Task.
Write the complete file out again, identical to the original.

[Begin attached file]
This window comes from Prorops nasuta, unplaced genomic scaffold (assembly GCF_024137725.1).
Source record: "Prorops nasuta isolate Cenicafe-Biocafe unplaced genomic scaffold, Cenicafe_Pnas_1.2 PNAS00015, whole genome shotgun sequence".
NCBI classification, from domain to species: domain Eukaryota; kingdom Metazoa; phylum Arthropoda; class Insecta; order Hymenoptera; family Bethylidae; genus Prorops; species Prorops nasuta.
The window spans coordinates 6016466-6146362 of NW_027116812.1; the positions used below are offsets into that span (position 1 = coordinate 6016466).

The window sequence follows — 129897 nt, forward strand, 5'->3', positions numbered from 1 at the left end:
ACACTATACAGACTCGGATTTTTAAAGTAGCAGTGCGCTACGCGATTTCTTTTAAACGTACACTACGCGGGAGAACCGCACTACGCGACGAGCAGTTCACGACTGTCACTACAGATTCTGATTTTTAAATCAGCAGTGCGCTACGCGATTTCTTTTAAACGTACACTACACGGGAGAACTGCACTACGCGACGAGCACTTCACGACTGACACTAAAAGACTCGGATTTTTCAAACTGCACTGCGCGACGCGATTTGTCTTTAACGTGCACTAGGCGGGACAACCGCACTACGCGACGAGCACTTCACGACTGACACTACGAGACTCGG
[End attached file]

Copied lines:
This window comes from Prorops nasuta, unplaced genomic scaffold (assembly GCF_024137725.1).
Source record: "Prorops nasuta isolate Cenicafe-Biocafe unplaced genomic scaffold, Cenicafe_Pnas_1.2 PNAS00015, whole genome shotgun sequence".
NCBI classification, from domain to species: domain Eukaryota; kingdom Metazoa; phylum Arthropoda; class Insecta; order Hymenoptera; family Bethylidae; genus Prorops; species Prorops nasuta.
The window spans coordinates 6016466-6146362 of NW_027116812.1; the positions used below are offsets into that span (position 1 = coordinate 6016466).

The window sequence follows — 129897 nt, forward strand, 5'->3', positions numbered from 1 at the left end:
ACACTATACAGACTCGGATTTTTAAAGTAGCAGTGCGCTACGCGATTTCTTTTAAACGTACACTACGCGGGAGAACCGCACTACGCGACGAGCAGTTCACGACTGTCACTACAGATTCTGATTTTTAAATCAGCAGTGCGCTACGCGATTTCTTTTAAACGTACACTACACGGGAGAACTGCACTACGCGACGAGCACTTCACGACTGACACTAAAAGACTCGGATTTTTCAAACTGCACTGCGCGACGCGATTTGTCTTTAACGTGCACTAGGCGGGACAACCGCACTACGCGACGAGCACTTCACGACTGACACTACGAGACTCGG